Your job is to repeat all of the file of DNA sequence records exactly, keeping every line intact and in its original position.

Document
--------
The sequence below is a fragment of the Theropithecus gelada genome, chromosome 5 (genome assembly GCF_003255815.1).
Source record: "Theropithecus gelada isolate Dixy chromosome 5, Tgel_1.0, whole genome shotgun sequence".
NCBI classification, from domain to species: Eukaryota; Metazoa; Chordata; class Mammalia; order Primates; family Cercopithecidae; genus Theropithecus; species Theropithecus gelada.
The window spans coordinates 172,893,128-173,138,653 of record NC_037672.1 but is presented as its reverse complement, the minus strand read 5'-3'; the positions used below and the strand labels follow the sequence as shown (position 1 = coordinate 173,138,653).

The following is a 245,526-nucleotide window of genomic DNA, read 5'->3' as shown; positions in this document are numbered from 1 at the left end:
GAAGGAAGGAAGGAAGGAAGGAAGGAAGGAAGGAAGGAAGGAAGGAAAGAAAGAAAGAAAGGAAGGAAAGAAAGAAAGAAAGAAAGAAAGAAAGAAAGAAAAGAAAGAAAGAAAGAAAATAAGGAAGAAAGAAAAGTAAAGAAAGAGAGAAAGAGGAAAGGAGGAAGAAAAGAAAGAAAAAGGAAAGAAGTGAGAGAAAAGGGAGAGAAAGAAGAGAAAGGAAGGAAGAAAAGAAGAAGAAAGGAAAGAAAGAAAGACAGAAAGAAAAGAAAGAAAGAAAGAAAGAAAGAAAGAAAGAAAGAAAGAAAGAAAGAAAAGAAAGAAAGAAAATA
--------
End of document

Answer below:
The sequence below is a fragment of the Theropithecus gelada genome, chromosome 5 (genome assembly GCF_003255815.1).
Source record: "Theropithecus gelada isolate Dixy chromosome 5, Tgel_1.0, whole genome shotgun sequence".
NCBI classification, from domain to species: Eukaryota; Metazoa; Chordata; class Mammalia; order Primates; family Cercopithecidae; genus Theropithecus; species Theropithecus gelada.
The window spans coordinates 172,893,128-173,138,653 of record NC_037672.1 but is presented as its reverse complement, the minus strand read 5'-3'; the positions used below and the strand labels follow the sequence as shown (position 1 = coordinate 173,138,653).

The following is a 245,526-nucleotide window of genomic DNA, read 5'->3' as shown; positions in this document are numbered from 1 at the left end:
GAAGGAAGGAAGGAAGGAAGGAAGGAAGGAAGGAAGGAAGGAAGGAAAGAAAGAAAGAAAGGAAGGAAAGAAAGAAAGAAAGAAAGAAAGAAAGAAAGAAAAGAAAGAAAGAAAGAAAATAAGGAAGAAAGAAAAGTAAAGAAAGAGAGAAAGAGGAAAGGAGGAAGAAAAGAAAGAAAAAGGAAAGAAGTGAGAGAAAAGGGAGAGAAAGAAGAGAAAGGAAGGAAGAAAAGAAGAAGAAAGGAAAGAAAGAAAGACAGAAAGAAAAGAAAGAAAGAAAGAAAGAAAGAAAGAAAGAAAGAAAGAAAGAAAGAAAAGAAAGAAAGAAAATA